Nature and museums: Surprising things doctors now prescribe

  • During lockdown, UK children from poorer families ate more snack foods.
  • Increasing food prices through taxation can leave lower income households disadvantaged.
  • Doctors could add fruit and vegetables to a growing list of unusual prescriptions.

Healthy foods like fruit and vegetables could soon be available on prescription in the UK, the latest in a growing list of surprising treatments doctors can prescribe.

In a review of the role of food in the nation’s health, the UK National Food Strategy has highlighted existing efforts to encourage people to eat less salt and sugar.

A so-called ‘sugar tax’, and other pricing mechanisms aimed to make less healthy food more expensive, could have more profound effects on lower-income households, which are more likely to consume them, the report argues.

In lockdown, vulnerable people with a COVID-19 health risk and the less affluent ate nearly a whole portion of fruit and vegetables less per day, the report found. Children – particularly from poorer backgrounds – reported eating more snacks and junk food.

The diets of vulnerable people are at risk, especially during times of crisis.

The diets of vulnerable people are at risk, especially during times of crisis.

Image: National Food Strategy report

Among its recommendations, the report suggests expanding current free school meals to cover holiday periods, and a trial programme whereby GPs can prescribe fruit and vegetables to less affluent families “suffering, or at risk of suffering, from diet-related illness.”

Although there are no firm plans in the UK for doctors to start handing out prescriptions for peas, carrots or even an apple a day, there are already other innovative treatments being recommended in consulting rooms all over the world.

One in four people will experience mental illness in their lives, costing the global economy an estimated $6 trillion by 2030.

Mental ill-health is the leading cause of disability and poor life outcomes in young people aged 10–24 years, contributing up to 45% of the overall burden of disease in this age-group. Yet globally, young people have the worst access to youth mental health care within the lifespan and across all the stages of illness (particularly during the early stages).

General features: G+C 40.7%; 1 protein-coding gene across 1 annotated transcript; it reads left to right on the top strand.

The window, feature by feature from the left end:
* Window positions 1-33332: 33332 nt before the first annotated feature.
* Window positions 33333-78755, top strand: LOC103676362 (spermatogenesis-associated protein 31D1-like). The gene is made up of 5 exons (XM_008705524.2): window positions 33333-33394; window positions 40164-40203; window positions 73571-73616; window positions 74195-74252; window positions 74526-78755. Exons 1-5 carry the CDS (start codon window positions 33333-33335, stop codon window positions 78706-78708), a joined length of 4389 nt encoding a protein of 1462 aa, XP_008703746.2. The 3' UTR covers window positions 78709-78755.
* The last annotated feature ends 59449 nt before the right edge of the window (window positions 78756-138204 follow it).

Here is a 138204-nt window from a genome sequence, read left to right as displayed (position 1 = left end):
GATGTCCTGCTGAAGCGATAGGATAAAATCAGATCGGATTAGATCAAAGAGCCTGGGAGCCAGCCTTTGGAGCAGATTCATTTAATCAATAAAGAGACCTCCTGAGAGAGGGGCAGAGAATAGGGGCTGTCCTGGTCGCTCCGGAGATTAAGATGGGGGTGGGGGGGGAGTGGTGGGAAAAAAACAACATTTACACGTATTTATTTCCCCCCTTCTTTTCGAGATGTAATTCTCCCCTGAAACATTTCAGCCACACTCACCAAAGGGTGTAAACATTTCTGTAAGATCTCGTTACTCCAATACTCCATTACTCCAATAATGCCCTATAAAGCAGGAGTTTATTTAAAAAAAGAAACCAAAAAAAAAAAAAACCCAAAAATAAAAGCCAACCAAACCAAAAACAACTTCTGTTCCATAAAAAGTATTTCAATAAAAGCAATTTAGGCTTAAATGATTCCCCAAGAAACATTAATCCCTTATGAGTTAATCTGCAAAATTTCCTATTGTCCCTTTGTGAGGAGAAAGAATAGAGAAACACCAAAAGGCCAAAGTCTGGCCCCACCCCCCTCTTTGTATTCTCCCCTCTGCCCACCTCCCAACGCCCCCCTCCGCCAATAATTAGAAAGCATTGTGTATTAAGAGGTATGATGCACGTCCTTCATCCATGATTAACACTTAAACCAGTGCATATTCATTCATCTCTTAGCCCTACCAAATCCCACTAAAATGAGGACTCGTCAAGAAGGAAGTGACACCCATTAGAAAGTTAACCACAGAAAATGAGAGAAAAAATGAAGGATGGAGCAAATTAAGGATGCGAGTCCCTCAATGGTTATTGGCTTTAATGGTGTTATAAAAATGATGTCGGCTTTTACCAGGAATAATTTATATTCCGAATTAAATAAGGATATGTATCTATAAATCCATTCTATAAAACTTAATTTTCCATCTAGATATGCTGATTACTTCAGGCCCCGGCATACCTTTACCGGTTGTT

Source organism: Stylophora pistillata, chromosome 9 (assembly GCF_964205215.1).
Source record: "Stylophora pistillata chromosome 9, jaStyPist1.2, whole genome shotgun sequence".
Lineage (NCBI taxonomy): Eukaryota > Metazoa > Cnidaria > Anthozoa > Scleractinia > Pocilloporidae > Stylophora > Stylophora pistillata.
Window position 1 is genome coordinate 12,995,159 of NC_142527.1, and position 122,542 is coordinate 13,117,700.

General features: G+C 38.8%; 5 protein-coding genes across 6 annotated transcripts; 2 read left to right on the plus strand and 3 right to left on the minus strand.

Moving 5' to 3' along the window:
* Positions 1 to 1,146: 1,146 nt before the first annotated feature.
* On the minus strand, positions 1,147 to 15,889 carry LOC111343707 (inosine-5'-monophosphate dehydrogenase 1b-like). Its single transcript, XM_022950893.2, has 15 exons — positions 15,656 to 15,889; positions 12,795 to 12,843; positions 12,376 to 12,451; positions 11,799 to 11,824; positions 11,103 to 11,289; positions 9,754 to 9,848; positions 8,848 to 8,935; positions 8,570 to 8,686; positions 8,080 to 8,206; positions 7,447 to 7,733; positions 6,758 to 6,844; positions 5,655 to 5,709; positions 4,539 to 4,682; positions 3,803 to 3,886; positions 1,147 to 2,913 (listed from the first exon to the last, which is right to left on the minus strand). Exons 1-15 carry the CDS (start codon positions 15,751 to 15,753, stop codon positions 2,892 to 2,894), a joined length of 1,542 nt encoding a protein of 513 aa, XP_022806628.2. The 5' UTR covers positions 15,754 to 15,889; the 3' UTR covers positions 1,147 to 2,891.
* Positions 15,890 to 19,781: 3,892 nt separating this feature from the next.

In response, the Forum has launched a global dialogue series to discuss the ideas, tools and architecture in which public and private stakeholders can build an ecosystem for health promotion and disease management on mental health.

One of the current key priorities is to support global efforts toward mental health outcomes – promoting key recommendations toward achieving the global targets on mental health, such as the WHO Knowledge-Action-Portal and the Countdown Global Mental Health

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High blood pressure, anxiety and stress, heart disease, and mental illness can all be helped by a month-by-month calendar of things to do in the great outdoors.

Suggestions for the month of August include “turn o’er a rock and see what you see”, “make a seggie boat (fold the leaves of a yellow iris) – if you don’t know how, ask an amenable older Shetlander”, or “listen and copy a bird sound – try ‘talking’ to a bird.”

The economic and social cost of mental health has grown in the UK to reach around $165 billion a year over the past decade, according to the Centre for Mental Health.

Encouraging people to benefit from the natural world could become a normal course of action for doctors.

In December 2020, the UK government announced seven places around the country that would trial ‘green prescribing’ for two years – sharing in a pot of $8 million.

Activities include walking, cycling, community gardening and food-growing projects, and conservation projects like tree planting. Supported visits to local green spaces, waterways and the coast could also reduce isolation and loneliness, the government said.

In May this year, the UK’s Mental Health Foundation joined forces with the Wildfowl & Wetlands Trust (WWT) to kickstart a ‘blue prescribing’ programme, which see doctors prescribing visits to water-based nature facilities.

In Canada, some patients have been advised by their doctor to immerse themselves in culture. A visit to the Montreal Museum of Fine Arts is now on the prescription books following a collaboration between the museum and a consortium of doctors, Médecins Francophones du Canada.

The museum also has an impressive online collection to cater to the needs of those who can’t get to the museum itself.

While in the UK, ‘bibliotherapy’ has long been used as a way to help patients and doctors in Bristol prescribe self-help books which patients can collect from the library.